COUCH POTATOES! NOW IT'S SMART TV The marriage of television's images and personal computers' brains is giving birth to dazzling offspring that could revolutionize both industries.
By Brenton R. Schlender REPORTER ASSOCIATE J. B. Blank

(FORTUNE Magazine) – IF YOU THINK TV sets and computers dominate our lives already, wait till you see Andy Hertzfeld's new toy. The impish computer hacker, pictured here with his latest creation, is best known as a key software designer for Apple's innovative Macintosh personal computer. Now he works for a Silicon Valley startup company called Frox. He is one of a group of engineers who have built a prototype of what he calls ''an information center for your house that also happens to be the world's greatest TV and stereo.'' Frox's home entertainment system is clever enough to read the TV listings and pick out and record programs Hertzfeld might want to watch later -- and it can edit out the commercials to boot. It also catalogues and plays his CDs on command and shows on the TV screen the cover art and liner notes for each disc. The TV is the focal point of the system, but what makes it all work is a built-in computer as powerful as an engineering workstation. Soon the machine will simultaneously monitor electronic databases for news or other information of particular interest, answer the telephone, watch for incoming electronic mail, and control additional home appliances even as it runs the TV or stereo. In essence, the Frox machine is an ambitious effort to give the boob tube some real smarts. Don't rush out to buy one for Christmas. The Frox system isn't supposed to make it to market for two years. If and when it does, at first it will probably cost -- gasp -- $10,000. (As with most electronic marvels, the price is sure to head downward if it catches on.) It's a harbinger of a whole new genre of electronic devices arriving in the next few years that will blend the realistic, compelling moving imagery of TV with the brains of computers. Already, titans of both the computer and consumer electronics industries -- as well as hungry smaller companies like Frox -- are plotting what shapes these new machines will take. The big lure is the prospect that the new hybrid technology will bring powerful computers into the home at long last. Like Frox, other consumer electronics companies, most of them Japanese, are working on ways to make TVs more intelligent and versatile so the viewer can take better advantage of the plethora of programming available through the airwaves, over cable, and on tape and laser disk. Both IBM and Apple, the PC kings, are already touting ''multimedia'' -- the combination of text, sound, and graphics -- as the wave of the future in personal computers. They are working on the TV-PC matchup from the opposite direction by putting full- motion digital video into their already brainy machines in order to make them more engaging and entertaining. The goal: desktop video computers that users interact with, not merely another box for couch potatoes to sit and stare at. These video computers would usher in video encyclopedias and other interactive educational and training tools. They could read and display patterns of stock price quotes, and would make possible hundreds of new and elaborate computer games. Ultimately just about anybody will be able to create electronic productions that mix snippets of moving video and sound with conventional text and computer graphics. FOR EXAMPLE, you could write your mother a letter including video highlights of your daughter's birthday party or your trip to Europe, with commentary dubbed in. You would mail it to her on a single computer disk -- or, better yet, transmit it to her computer almost instantly over telephone lines. One day, video computers may even act as the futuristic ''videophones'' that telecommunications companies have promised for decades but never really delivered. ''It's time to change the face of information in the home,'' declares Nicholas Negroponte, director of the Media Laboratory at the Massachusetts Institute of Technology. The Media Lab, the world leader in research on the technology of mixed media, is organizing an American, European, and Japanese consortium of big-name computer, consumer electronics, and telecommunications concerns to set standards for the television of tomorrow. Says Negroponte: ''Our ultimate goal is to make personal computers and televisions as one.''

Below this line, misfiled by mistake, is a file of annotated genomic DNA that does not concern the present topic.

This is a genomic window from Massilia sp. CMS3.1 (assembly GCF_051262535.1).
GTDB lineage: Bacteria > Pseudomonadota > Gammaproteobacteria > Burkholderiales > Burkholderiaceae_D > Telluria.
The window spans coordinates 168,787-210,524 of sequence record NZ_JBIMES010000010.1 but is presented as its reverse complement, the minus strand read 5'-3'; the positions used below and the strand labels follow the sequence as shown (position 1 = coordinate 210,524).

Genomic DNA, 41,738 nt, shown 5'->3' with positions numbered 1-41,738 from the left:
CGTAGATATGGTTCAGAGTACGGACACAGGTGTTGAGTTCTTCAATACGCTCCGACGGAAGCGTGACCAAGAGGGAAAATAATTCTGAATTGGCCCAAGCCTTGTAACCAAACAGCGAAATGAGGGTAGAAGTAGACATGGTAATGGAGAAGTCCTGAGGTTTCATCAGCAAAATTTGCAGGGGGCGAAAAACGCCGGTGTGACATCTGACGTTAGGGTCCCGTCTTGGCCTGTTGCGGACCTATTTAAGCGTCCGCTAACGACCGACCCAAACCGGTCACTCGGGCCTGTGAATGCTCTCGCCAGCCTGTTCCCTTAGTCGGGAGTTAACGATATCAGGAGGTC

Plenty of technological and marketing hurdles must be jumped for Negroponte to realize his grand vision, or for IBM, Apple, and the TV makers to carry out their more modest plans. For one thing, the nature of video imagery requires vast amounts of data storage space, computing power, and memory. That means video computers or smart TVs will be frighteningly expensive at first, and hence will probably be aimed initially at business and education rather than home users. Moreover, many experts aren't so sure that ordinary people can master the exacting techniques necessary to put together a comprehensible video program, even if it's just an edited home movie. Indeed, some contend that most people would really only need or want a ''multimedia player'' -- a TV or computer that allows them more control over prerecorded, professionally produced interactive video programming. Despite the technical obstacles and marketing debates, manufacturers are pressing ahead. IBM and Apple are already sniping at each other over what form desktop video will take. Big Blue contends that people mainly want players for preprogrammed material, while Apple believes that computer users will want to ''roll their own.'' IBM, which entered the PC business only after Apple pioneered it, badly wants to be first out of the chute with PCs that offer digital video. Analysts expect the company to unveil a production model as soon as next summer. Big Blue isn't discussing its plans for a multimedia computer in any detail yet but concedes it is working closely with Intel Corp., maker of the microprocessor chips that are the brains of IBM's previous PCs, and Microsoft Corp., designer of the operating system software that controls them. The initial goal, according to Intel and Microsoft officials, is to build a computer costing less than $3,000 that functions as a conventional PC but incorporates color graphics, stereo sound, and loads of memory. It would include a special disk drive that can read CD-ROMs -- compact discs permanently etched with sound, still images, or ordinary words and numbers. Intel is also developing a technology called DVI, for Digital Video Interactive, that will allow IBM's computers to convert video images from cameras, tapes, or laser disks into digital data that can be speedily edited, enhanced, and manipulated. It will be added late next year, or as soon as Intel gets costs down and performance up. THIS MEANS that at first the IBM machine will be primarily a player of interactive media, allowing the viewer to choose among programming from many sources but not to produce his own. It will display only still images, but the user will be able to make them expand, contract, move across the screen, and generally do visual cartwheels. ''People will find that they couldn't care less about full-motion video, and that still video images will give them a lot to work with,'' insists William Spaller, director of advanced planning for IBM's entry systems division and the man in charge of developing the new machines. Consequently, he says, at the outset full-motion video will be optional. The dawn of this new industry shows IBM and Apple awakening to oddly unfamiliar roles. IBM has the home as much as the office in mind as the primary market for its new machines. That's something of a switch, given the company's original name and historical orientation. Conversely, Apple, which started out building PCs for hobbyists, sees desktop video as strictly for business and schools, at least until late in the 1990s, mainly because of cost. EVEN THEN, Apple officials don't seem quite so optimistic as IBM's that video computers will displace conventional TVs. ''The desktop video computers will require a completely new media form that is very different from passive TV,'' says Apple Chairman John Sculley. He adds, however, that the marriage of computers and TV could give television ''a second chance to live up to its potential.'' Apple remains skeptical that digital video technology in its present form is particularly useful. ''We don't want to make the equivalent of a Swiss army knife with nifty, underpowered features that can't do any real work,'' says Jean-Louis Gassee, president of Apple's product division. ''We'll give people an affordable way to send Mom a video letter, but not until the technology is good enough.'' The trick to making digital video work in a personal computer is a technique called video compression. The process relies on complex mathematical formulas and special high-powered processor chips that reduce the amount of raw data needed to draw video images. Compression systems look at video pictures frame by frame to identify consistent shapes and patches of uniform color that don't move much, and then ignore the redundant data in each frame. Without compression a standard compact disc, which holds 75 minutes of music or 30,000 pages of text, can store only seven minutes of full-motion video. A floppy disk holds only a fraction of that. Without compression, too, most PC memories would choke while processing only a few seconds of video. ''Whoever said a picture is worth a thousand words didn't know how right he was,'' says Nolan Bushnell, the roller coaster high-tech entrepreneur who founded Atari Corp. Bushnell now heads privately held Aapps Corp., which makes $400 add-on boards enabling Macintosh computers to display live television images. Intel's DVI technology uses one form of compression; Apple is working with Sony and other companies to develop another. To get what Intel calls ''presentation quality'' video out of a DVI-equipped PC, the user must send his original videotapes to Intel to be compressed into digital form compact enough for the desktop video computer to edit. The process takes three or four days. (In a year or so, the DVI boards for PCs will do it all themselves, Intel officials promise.) Apple hopes that its approach, still under development, will yield faster, tighter compression. One of the biggest skeptics about digital video computing is Steven P. Jobs, the Apple co-founder who now is chairman of Next Inc., a workstation maker. Says he: ''In order to compress and manipulate video images you have to throw away a bunch of data, and with it much of the picture quality.'' That leaves the images fuzzy and jerky. ''As regular TV viewers,'' Jobs argues, ''we all have high standards for what this stuff should look like. So unless you solve the compression issue in a serious way, it's all just fluff.'' WHILE THEY WAIT for compression technology to evolve, companies like Apple and Commodore, maker of the Amiga personal computer, are devising ways to connect their computers to laser disk players. That makes possible interactive viewing of prerecorded video through a conventional TV monitor without first converting the data into digital form. These systems don't allow editing on the computer, but they make good multimedia players for use in instruction. ) At Apple's multimedia laboratory in San Francisco, researchers have developed an elementary-school teaching aid called the Visual Almanac, an interactive encyclopedia illustrated with both still pictures and moving video clips. Students can browse through the almanac at their own pace, jumping instantly from subject to subject. The system isn't cheap. It requires a computer, a separate television monitor, a laser disk player, stereo speakers, and a large hard disk -- for a total cost of more than $6,000. (Commodore sells something similar for around $4,000.) IN JAPAN, Fujitsu is a leading experimenter with multimedia. This year the company started selling the FM Towns computer. Like the forthcoming IBM multimedia PC, it has a built-in CD-ROM drive for displaying still images. The machine is available only in Japan. So far the consumer electronics industry's move into smart TV isn't as well focused as the PC industry's. The various manufacturers seem content to add one feature at a time to their existing TV sets. Now, for example, VCR manufacturers are building in circuits that will allow PCs to control them. Magnavox, a brand of N.V. Philips, the Dutch electronics conglomerate, has a TV that allows viewers to display a small black-and-white version of a broadcast or cable TV program in one corner of the screen while playing a tape or laser disk recording in full color on the rest of the screen. Sony is experimenting with a computerized home entertainment system called Avina that controls a roomful of audio-visual equipment. Because the consumer electronics companies' efforts are so diffuse, video technology experts think the PC makers have the inside track on making truly intelligent and interactive video devices. ''The challenge isn't making smart televisions, but how to create an environment that allows people to manipulate images as easily as words,'' says Kristina Hooper, a former MIT Media Lab researcher who now heads Apple's multimedia laboratory. ''It's one of the great business issues for both the PC and consumer electronics industries. I'm betting the PC companies will figure it out first, mainly because we know so much more about what makes computers easier for people to use. After all, how easy is it even today to program a VCR?'' BECAUSE ITS ROOTS are in the computer business, Frox thinks it can provide the know-how the consumer electronics industry lacks. Frox was founded last year by Hartmut Esslinger, a West German whose Frogdesign firm helped devise the striking ergonomic look of most of Apple's personal computers and the Next machine. He hatched the plans for Frox a couple of years ago; the privately held company is backed by Frogdesign and several other European investors. Steve Jobs helped Esslinger refine the idea last year but had to back out to devote full time to Next. Esslinger continued on his own. To build the prototype he enlisted the help of Andreas Bechtolsheim, one of Sun Microsystems' founders; Peter Costello, another top Sun engineer; and Hertzfeld. Despite all that impressive engineering talent, so far Esslinger has been unable to win financial backing from an American computer or electronics company. Now he is attempting to market the technology himself but may have to try to interest foreign manufacturers as partners. ''It has been very frustrating,'' he says. ''We wanted to help America reinvent the consumer electronics business, and they treat us like donkeys.'' MIT's Negroponte sees technological nationalism and the fractiousness of the consumer electronics, telecommunications, and computer industries as the biggest obstacles to realizing the promise of smarter televisions and video computers. ''These industries and technologies have been moving toward each other for more than two decades, and the closer they get, the bigger the stakes become,'' he observes. With the backing of his main sponsor, the government's Defense Advanced Research Projects Agency, Negroponte is trying to impose some order on the blending of the technologies, partly by encouraging agreement on standards. He's not finding it easy. While the big names and big industries duke it out, some little guys are discovering ways to bring video and computers together on the cheap. A good example: Bushnell, the Atari founder. ''This new market is a mishmash of lots of old markets and carries with it all that extra baggage, so introducing the new technology seems kind of like herding ducks,'' Bushnell says. Even so, he adds, ''this is one of those special moments when several pieces of technology have gotten good enough all at the same time to make a quantum leap at affordable prices.'' Just like when Atari introduced Pong, the first videogame -- and look at the lasting impact mere videogames have had. Smart TVs and video computers, by contrast, will be useful tools as well as playthings. They may take a few years to get established in the marketplace, but once they do they aren't likely to pass quickly from the scene. They'll probably be among the most important innovations of the 1990s, simply because they are the offspring of two of the most pervasive and powerful electronic technologies man has yet devised.